Ahmad Alkhlef, Syrian oud

NAME: Ahmad Alkhlef


GENRE: Arabic Music

REGION: Middle East

A Syrian Oud (or “Lute” in English) and vocal musician, Ahmad Ahklef is currently residing in Syracuse, NY, after previously living in both Syria and Jordan.

Picture of an Oud/Lute.

He lives with his family of his wife and children. He has played the Oud since he was very young, as he was raised in proximity to it and music in general; his family has a long standing history of being musicians. Not only were his musical performance skills passed along to him, but also the craft of making Oud, the instrument he primarily plays, itself.

The Oud is the predominant instrument of Arabic music. It can be translated to English to mean “piece of wood”. Key physical features include a pear-shape, twisted strings, wooden construction, a short neck, and a rounded back. It is a string instrument with differing numbers of strings depending on the model; there is a two-string model, four-course model, six-course model, and seven-course model, though the five-course model is preferred by many performers, including Alkhlef. In terms of percussion, groups of both high and low sounding strokes occur in organized patterns.

Here is a brief example of Oud music, played by Alkhlef:

Alkhlef’s social and cultural identity is tied heavily to his music. After having to flee his home in Syria due to its destruction via an explosion, then having to leave his short-lived home in Jordan due to violence and the threat of danger for him and his family, the music and instruments he creates serve as a connection to his home despite no longer being able to be there. Despite religious or socio-political differences, music has always served as a way to unite the Arab people in culture. Moreover, there is even a word in Arabic, terab, for the rapture and euphoria created by music within its listeners, and it plays a key role in identity for many Arab people.

On the type of music he prefers to play or perform:

“There is no favorite song or music for me. I can play everything, but sometimes, a musician will want to sing for a specific person who wants specific music. But most Arabic music you can tweak and make it into what the specific time calls for. You have to feel it.”

More on Ahmad Alkhlef’s journey to Syracuse and his music:

The events that caused Alkhlef to leave the Middle East are rooted in tragedy; the explosion that caused the destruction of his home in Syria he watched occur. Alkhlef did not want to leave his home, until the war in Syria effected him so personally he deemed it necessity. Having watched a missile fly overhead and decimate the very place he slept, he moved to Jordan. However, safety eluded him and his family here as well, when one day he set out to the bakery and found himself being shot at. Fearing for the safety of his loved ones, he packed his bags and moved to Syracuse, NY— but not without a reminder of the horrific events going on at home. To this day he and his wife suffer health concerns due to pieces of shrapnel from the explosions in Syria and the effects of the war.

However, he does not let this get him down; having found safety in Syracuse he remains close to home via his music and the construction of his instruments. Though he has seen some influence on his music from the proximity to American culture, (and he has stated he wouldn’t mind learning the guitar), he feels as though Arabic music and the use of the Oud as an instrument in particular downsizes the distance between him and home. Unfortunately, a setback he has faced has been that it has been difficult to acquire the proper materials necessary to build his instruments in Syracuse, since the construction of the Oud requires specific types of wood and tools.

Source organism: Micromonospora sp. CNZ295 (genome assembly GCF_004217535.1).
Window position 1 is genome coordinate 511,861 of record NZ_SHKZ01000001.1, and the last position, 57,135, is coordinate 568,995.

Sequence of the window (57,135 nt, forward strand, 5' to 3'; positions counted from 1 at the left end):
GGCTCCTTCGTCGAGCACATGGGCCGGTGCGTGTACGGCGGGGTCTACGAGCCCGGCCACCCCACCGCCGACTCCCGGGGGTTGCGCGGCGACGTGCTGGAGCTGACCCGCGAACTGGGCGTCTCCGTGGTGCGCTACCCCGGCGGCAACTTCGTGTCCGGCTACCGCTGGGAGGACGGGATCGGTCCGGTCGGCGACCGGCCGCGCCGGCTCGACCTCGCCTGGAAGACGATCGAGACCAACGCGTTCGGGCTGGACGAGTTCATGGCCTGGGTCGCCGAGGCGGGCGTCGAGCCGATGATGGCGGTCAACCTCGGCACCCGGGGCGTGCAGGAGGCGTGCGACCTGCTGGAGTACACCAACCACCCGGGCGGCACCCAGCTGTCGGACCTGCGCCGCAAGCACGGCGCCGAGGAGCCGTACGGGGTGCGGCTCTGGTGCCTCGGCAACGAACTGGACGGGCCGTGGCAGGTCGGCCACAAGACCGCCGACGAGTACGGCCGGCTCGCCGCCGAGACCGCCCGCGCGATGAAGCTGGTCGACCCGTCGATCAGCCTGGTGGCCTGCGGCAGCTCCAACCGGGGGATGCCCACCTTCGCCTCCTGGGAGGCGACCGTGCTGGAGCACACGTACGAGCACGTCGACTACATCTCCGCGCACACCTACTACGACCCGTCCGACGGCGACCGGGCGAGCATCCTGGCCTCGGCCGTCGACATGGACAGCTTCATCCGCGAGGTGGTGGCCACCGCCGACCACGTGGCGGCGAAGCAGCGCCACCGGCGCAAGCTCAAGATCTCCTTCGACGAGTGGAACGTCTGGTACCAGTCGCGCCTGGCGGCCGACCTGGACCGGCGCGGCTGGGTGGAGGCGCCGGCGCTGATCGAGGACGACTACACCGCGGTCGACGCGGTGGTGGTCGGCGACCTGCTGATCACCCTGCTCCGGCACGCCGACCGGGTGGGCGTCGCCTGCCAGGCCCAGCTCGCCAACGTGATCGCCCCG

By creating a mix of vocals, instrumentation, and percussion (often with the aid of a percussionist for added emphasis), Alkhlef brings true Arabic Music to the United States, to Syracuse, and to an event called Welcoming Economies, at which he will be performing on October 23, 2017 from 7:15-7:35 pm. He will be joined by dabkeh dancers— Arab folk dancers combining circle dancing and line dancing techniques, often found at celebratory events.

Alkhlef’s YouTube channel also contains videos of his music and performance, and can be found by searching his full name (Ahmad Alkhlef) on YouTube or following the link below:


Portrait of Ahmad Ahklef.


“Musical Life in Aleppo, Syria.” Garland Encyclopedia of World Music Volume 6 – The Middle East. Ed. Virginia Danielson, Scott Marcus, and Dwight Reynolds. Routledge, 2001. 594-600. Music Online: The Garland Encyclopedia of World Music. Web. 21 Sept. 2017.

Kenneth S. Habib . “Arab American music.” Grove Music Online. Oxford Music Online. Oxford University Press. Web. 21 Sep. 2017. <http://www.oxfordmusiconline.com.libezproxy2.syr.edu/subscriber/article/grove/music/A2223688>.

Anne Kilmer and Sam Mirelman. “Mesopotamia.” Grove Music Online. Oxford Music Online. Oxford University Press. Web. 21 Sep. 2017. <http://www.oxfordmusiconline.com.libezproxy2.syr.edu/subscriber/article/grove/music/18485>.

Christian Poché. “‘Ūd.” Grove Music Online. Oxford Music Online. Oxford University Press. Web. 21 Sep. 2017. <http://www.oxfordmusiconline.com.libezproxy2.syr.edu/subscriber/article/grove/music/28694>.

Music of the Near and Middle East: The Oud. Web. 21 Sept. 2017.

Zarbang: Persian and Middle Eastern Percussion. Web. 21 Sept. 2017.

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